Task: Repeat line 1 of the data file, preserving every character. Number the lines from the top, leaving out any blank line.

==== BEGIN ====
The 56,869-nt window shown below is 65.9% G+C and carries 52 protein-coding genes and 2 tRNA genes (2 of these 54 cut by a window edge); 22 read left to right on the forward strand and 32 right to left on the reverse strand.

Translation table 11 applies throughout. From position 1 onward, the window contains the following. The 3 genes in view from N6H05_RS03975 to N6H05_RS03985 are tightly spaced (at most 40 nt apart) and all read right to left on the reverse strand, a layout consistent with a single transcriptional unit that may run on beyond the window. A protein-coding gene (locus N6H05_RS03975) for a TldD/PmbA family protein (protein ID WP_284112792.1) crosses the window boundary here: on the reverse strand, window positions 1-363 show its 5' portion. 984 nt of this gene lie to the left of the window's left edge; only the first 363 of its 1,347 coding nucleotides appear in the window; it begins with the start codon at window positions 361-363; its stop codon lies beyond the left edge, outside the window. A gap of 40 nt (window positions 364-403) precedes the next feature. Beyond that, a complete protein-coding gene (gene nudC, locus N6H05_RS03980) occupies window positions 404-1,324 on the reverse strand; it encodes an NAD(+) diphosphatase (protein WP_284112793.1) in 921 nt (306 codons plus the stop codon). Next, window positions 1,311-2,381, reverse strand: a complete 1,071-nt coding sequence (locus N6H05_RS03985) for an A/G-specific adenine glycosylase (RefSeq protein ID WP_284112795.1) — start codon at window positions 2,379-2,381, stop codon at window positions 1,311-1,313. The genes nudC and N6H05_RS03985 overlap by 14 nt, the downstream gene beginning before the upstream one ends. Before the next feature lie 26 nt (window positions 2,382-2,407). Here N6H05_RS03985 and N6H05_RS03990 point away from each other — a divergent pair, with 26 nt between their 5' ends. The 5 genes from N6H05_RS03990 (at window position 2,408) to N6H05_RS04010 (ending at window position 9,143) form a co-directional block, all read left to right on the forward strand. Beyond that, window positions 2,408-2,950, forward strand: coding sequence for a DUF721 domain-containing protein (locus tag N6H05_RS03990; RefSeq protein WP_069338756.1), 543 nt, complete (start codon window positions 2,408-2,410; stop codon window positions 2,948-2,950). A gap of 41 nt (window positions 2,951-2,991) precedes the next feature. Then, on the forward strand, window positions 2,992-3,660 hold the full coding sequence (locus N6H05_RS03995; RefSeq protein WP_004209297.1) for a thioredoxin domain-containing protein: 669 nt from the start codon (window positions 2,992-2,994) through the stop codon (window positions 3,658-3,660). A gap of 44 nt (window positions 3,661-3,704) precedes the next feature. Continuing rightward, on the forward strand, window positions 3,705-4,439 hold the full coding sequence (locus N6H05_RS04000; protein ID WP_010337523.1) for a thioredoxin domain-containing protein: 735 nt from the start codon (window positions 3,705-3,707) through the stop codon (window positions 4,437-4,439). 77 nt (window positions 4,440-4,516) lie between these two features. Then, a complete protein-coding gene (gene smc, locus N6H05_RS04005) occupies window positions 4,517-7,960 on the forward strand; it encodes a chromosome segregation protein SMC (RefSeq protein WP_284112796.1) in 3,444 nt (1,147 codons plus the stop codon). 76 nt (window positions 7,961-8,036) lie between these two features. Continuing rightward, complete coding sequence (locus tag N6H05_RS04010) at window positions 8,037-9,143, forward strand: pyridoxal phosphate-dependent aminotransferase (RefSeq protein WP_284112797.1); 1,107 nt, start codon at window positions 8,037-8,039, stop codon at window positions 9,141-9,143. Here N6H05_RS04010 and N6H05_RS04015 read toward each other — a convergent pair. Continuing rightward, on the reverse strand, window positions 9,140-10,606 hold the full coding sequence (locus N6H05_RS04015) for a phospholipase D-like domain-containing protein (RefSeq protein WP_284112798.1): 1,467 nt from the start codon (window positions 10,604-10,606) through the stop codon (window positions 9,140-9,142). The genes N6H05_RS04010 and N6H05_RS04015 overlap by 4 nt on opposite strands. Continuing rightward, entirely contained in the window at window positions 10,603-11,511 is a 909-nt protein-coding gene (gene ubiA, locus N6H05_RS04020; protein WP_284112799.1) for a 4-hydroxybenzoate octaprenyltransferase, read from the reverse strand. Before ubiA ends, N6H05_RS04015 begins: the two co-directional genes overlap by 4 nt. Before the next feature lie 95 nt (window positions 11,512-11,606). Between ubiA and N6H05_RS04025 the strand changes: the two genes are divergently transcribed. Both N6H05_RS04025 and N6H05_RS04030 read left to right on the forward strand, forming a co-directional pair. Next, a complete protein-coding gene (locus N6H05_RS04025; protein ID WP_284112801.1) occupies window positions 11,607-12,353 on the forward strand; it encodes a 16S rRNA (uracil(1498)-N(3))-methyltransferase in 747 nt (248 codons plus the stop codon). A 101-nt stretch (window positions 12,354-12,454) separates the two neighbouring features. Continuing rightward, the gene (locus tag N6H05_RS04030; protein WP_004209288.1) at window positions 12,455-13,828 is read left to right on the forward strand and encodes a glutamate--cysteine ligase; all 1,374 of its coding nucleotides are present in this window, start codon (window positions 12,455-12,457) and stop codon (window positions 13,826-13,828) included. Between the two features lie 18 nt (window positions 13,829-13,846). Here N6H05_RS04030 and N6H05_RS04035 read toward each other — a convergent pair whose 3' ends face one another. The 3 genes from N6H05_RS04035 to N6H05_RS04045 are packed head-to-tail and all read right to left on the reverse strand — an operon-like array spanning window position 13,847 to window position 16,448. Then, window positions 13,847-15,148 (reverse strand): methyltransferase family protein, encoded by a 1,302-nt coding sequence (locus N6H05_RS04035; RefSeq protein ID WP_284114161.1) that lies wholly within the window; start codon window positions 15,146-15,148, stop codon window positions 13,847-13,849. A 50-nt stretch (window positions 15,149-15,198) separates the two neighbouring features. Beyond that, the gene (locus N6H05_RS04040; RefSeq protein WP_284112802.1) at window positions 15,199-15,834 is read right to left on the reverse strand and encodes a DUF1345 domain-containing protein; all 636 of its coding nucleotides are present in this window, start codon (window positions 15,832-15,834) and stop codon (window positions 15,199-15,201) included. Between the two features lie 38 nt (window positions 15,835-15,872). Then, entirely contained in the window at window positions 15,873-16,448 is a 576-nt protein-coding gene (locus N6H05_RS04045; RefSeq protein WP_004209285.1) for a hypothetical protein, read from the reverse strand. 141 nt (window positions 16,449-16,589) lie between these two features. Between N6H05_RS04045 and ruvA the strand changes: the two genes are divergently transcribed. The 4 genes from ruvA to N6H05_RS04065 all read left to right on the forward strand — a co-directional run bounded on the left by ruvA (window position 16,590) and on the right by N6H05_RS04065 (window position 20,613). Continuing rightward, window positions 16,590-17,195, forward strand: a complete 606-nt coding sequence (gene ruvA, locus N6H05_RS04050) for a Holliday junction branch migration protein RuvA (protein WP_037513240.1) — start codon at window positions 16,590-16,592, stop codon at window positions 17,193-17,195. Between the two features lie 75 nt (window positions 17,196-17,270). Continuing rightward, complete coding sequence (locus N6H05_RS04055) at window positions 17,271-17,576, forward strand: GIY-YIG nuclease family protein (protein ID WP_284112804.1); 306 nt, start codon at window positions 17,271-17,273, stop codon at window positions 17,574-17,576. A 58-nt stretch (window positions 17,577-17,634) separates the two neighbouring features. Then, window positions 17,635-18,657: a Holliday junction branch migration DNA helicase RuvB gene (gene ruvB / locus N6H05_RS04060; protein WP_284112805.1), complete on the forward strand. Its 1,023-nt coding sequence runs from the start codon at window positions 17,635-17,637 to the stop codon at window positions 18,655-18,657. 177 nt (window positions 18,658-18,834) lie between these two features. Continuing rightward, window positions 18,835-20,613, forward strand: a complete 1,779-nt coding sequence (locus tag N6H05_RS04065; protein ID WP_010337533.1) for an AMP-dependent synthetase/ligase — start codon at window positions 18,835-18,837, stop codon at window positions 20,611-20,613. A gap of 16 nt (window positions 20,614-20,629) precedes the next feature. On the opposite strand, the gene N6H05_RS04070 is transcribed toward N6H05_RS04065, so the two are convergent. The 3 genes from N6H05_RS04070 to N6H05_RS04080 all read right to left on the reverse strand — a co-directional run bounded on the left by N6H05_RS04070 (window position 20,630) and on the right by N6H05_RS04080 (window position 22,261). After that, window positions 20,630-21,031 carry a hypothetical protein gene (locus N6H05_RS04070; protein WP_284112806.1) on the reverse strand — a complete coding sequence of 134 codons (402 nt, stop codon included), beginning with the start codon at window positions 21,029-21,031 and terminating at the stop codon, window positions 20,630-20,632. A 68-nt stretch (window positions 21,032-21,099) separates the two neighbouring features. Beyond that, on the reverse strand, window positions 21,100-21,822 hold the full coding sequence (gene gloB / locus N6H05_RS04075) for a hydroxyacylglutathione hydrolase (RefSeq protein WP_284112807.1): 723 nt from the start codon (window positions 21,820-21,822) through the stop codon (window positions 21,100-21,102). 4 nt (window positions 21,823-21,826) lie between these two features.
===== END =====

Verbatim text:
The 56,869-nt window shown below is 65.9% G+C and carries 52 protein-coding genes and 2 tRNA genes (2 of these 54 cut by a window edge); 22 read left to right on the forward strand and 32 right to left on the reverse strand.